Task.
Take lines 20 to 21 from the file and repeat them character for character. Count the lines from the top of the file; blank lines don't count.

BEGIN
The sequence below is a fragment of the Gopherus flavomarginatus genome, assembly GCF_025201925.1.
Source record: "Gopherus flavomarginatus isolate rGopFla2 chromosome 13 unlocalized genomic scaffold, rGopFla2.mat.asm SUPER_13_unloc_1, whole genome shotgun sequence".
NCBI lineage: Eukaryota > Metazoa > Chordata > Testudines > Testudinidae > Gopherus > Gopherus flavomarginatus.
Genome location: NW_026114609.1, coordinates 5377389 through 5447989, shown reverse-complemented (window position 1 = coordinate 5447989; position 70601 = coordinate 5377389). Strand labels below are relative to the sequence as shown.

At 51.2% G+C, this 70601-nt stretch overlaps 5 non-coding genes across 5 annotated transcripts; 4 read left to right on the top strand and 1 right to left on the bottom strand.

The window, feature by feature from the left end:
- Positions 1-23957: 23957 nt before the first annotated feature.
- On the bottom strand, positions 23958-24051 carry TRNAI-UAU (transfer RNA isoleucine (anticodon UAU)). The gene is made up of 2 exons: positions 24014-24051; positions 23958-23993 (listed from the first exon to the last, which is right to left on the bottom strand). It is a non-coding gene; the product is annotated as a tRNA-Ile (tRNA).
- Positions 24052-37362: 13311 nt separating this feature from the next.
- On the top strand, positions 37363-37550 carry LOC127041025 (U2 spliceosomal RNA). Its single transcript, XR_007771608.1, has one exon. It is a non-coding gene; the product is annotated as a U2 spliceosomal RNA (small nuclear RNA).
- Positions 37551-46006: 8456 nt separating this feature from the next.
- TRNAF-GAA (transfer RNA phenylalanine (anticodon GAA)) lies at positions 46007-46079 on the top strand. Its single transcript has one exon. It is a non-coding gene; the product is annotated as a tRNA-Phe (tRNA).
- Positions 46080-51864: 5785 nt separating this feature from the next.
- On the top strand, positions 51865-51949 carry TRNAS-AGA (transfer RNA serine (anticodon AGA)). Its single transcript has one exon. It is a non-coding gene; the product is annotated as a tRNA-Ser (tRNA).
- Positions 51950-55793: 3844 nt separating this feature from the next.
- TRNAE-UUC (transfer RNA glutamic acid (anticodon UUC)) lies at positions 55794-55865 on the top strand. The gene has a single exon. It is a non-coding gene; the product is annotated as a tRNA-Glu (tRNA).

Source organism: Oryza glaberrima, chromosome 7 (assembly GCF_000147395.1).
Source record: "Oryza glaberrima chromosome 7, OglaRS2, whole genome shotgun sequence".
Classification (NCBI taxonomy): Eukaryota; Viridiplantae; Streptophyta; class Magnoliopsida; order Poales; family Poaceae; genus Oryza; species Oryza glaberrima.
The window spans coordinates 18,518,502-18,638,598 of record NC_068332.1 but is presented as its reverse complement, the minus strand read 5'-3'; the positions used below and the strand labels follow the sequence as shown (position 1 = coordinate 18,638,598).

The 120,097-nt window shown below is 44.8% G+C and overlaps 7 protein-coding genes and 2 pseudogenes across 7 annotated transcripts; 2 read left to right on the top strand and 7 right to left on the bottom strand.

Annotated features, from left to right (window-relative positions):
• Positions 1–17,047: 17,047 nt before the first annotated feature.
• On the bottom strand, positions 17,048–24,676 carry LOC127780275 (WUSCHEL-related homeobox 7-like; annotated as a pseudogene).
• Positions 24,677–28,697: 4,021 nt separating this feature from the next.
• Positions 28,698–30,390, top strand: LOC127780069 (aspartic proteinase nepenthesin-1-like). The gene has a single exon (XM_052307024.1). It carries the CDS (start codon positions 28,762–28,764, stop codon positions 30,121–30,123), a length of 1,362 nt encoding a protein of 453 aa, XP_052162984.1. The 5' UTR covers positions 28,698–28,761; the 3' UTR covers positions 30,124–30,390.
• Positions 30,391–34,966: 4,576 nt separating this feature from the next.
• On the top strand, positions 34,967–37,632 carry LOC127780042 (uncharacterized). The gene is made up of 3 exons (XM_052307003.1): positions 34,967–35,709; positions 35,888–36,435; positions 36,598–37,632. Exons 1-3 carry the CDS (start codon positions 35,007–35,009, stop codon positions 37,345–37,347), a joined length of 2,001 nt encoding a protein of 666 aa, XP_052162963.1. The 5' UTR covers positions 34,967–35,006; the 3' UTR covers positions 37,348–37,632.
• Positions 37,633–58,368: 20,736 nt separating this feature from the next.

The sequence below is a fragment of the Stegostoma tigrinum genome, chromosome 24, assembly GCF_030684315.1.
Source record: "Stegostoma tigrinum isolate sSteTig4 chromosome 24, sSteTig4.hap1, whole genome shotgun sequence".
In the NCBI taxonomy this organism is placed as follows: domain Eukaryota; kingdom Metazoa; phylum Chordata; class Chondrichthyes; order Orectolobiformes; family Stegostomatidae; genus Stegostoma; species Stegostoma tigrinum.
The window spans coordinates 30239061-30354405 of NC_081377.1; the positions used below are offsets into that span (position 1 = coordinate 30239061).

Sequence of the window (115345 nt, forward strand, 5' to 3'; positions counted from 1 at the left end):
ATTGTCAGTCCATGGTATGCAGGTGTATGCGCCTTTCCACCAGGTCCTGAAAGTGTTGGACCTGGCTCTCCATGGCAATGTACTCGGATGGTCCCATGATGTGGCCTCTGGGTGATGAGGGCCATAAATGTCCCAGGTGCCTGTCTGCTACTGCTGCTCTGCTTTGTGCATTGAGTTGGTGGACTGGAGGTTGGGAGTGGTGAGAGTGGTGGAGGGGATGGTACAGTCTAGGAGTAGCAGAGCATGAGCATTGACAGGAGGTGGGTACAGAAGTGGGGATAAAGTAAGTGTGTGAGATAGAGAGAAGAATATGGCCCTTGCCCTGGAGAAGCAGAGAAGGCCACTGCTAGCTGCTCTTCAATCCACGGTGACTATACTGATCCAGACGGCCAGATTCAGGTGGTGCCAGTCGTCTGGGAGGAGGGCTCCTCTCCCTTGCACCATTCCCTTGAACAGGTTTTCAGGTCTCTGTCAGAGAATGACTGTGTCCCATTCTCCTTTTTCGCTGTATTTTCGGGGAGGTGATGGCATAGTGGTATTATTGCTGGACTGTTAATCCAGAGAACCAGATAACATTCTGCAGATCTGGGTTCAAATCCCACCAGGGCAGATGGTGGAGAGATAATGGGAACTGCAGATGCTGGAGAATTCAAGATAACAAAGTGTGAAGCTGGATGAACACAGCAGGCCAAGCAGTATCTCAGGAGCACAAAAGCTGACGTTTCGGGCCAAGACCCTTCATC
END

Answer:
The window spans coordinates 18,518,502-18,638,598 of record NC_068332.1 but is presented as its reverse complement, the minus strand read 5'-3'; the positions used below and the strand labels follow the sequence as shown (position 1 = coordinate 18,638,598).

The 120,097-nt window shown below is 44.8% G+C and overlaps 7 protein-coding genes and 2 pseudogenes across 7 annotated transcripts; 2 read left to right on the top strand and 7 right to left on the bottom strand.